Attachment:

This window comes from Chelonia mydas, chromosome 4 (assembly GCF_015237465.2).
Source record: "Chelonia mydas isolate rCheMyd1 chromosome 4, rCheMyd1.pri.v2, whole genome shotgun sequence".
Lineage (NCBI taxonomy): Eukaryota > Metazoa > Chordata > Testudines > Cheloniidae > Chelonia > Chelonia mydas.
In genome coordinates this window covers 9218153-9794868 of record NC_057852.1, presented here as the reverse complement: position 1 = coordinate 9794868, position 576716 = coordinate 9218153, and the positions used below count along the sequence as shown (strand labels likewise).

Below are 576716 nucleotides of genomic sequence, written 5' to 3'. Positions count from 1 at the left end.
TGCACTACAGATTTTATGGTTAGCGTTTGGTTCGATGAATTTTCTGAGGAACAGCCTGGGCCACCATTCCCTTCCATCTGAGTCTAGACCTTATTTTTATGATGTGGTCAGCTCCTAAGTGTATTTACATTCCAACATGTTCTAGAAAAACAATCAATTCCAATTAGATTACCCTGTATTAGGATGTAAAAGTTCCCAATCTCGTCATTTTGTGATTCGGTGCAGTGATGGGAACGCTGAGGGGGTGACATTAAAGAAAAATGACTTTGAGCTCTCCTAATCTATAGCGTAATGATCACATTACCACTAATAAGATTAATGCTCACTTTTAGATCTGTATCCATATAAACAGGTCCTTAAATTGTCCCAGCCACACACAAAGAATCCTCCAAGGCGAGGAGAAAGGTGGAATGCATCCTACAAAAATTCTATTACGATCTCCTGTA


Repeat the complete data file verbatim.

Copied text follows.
This window comes from Chelonia mydas, chromosome 4 (assembly GCF_015237465.2).
Source record: "Chelonia mydas isolate rCheMyd1 chromosome 4, rCheMyd1.pri.v2, whole genome shotgun sequence".
Lineage (NCBI taxonomy): Eukaryota > Metazoa > Chordata > Testudines > Cheloniidae > Chelonia > Chelonia mydas.
In genome coordinates this window covers 9218153-9794868 of record NC_057852.1, presented here as the reverse complement: position 1 = coordinate 9794868, position 576716 = coordinate 9218153, and the positions used below count along the sequence as shown (strand labels likewise).

Below are 576716 nucleotides of genomic sequence, written 5' to 3'. Positions count from 1 at the left end.
TGCACTACAGATTTTATGGTTAGCGTTTGGTTCGATGAATTTTCTGAGGAACAGCCTGGGCCACCATTCCCTTCCATCTGAGTCTAGACCTTATTTTTATGATGTGGTCAGCTCCTAAGTGTATTTACATTCCAACATGTTCTAGAAAAACAATCAATTCCAATTAGATTACCCTGTATTAGGATGTAAAAGTTCCCAATCTCGTCATTTTGTGATTCGGTGCAGTGATGGGAACGCTGAGGGGGTGACATTAAAGAAAAATGACTTTGAGCTCTCCTAATCTATAGCGTAATGATCACATTACCACTAATAAGATTAATGCTCACTTTTAGATCTGTATCCATATAAACAGGTCCTTAAATTGTCCCAGCCACACACAAAGAATCCTCCAAGGCGAGGAGAAAGGTGGAATGCATCCTACAAAAATTCTATTACGATCTCCTGTA